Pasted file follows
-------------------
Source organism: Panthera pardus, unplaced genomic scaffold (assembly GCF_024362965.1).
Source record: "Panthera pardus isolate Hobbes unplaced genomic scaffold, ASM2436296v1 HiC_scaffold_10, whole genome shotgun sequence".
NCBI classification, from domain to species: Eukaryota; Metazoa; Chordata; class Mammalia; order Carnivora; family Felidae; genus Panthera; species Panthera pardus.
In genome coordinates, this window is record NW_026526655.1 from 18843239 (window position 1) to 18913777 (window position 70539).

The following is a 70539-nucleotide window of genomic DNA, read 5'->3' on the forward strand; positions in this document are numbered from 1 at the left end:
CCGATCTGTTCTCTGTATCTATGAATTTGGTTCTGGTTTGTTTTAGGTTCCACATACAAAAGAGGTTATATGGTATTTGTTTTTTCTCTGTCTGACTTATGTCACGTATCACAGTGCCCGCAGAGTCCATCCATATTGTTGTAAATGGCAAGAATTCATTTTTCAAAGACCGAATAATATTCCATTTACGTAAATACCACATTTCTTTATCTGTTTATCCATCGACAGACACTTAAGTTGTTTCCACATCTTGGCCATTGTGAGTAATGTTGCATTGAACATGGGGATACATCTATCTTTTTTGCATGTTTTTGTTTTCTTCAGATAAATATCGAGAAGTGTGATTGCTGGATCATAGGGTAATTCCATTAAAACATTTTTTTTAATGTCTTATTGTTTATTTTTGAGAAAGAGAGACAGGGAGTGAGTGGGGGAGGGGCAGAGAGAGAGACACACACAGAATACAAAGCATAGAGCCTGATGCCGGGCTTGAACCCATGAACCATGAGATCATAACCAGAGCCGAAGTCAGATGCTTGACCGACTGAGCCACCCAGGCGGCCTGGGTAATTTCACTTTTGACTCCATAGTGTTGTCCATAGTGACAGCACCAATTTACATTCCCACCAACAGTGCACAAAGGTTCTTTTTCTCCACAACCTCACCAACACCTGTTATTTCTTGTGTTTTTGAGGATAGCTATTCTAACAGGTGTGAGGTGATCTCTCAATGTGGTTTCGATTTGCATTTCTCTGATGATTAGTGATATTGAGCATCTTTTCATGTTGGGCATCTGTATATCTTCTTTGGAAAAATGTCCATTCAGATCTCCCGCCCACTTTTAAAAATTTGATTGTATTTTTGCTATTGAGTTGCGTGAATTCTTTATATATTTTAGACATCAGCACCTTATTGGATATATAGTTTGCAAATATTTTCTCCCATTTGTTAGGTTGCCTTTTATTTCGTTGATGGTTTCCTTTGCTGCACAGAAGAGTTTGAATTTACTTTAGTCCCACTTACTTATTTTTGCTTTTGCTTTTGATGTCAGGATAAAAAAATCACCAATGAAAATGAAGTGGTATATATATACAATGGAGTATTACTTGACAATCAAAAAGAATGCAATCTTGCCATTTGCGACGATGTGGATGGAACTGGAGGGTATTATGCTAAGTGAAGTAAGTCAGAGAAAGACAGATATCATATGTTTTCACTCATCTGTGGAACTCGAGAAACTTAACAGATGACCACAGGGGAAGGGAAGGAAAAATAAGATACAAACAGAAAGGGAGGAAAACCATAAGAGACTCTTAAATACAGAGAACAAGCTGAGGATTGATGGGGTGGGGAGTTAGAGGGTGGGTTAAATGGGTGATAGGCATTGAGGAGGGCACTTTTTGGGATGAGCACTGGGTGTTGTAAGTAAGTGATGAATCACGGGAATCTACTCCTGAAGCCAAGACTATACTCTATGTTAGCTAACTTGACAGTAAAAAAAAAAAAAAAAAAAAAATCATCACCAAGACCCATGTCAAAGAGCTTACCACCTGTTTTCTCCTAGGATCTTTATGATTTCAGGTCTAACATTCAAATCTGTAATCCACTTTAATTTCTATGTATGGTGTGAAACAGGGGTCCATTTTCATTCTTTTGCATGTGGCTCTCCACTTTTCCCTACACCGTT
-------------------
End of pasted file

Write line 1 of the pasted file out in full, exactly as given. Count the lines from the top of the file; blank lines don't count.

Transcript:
Source organism: Panthera pardus, unplaced genomic scaffold (assembly GCF_024362965.1).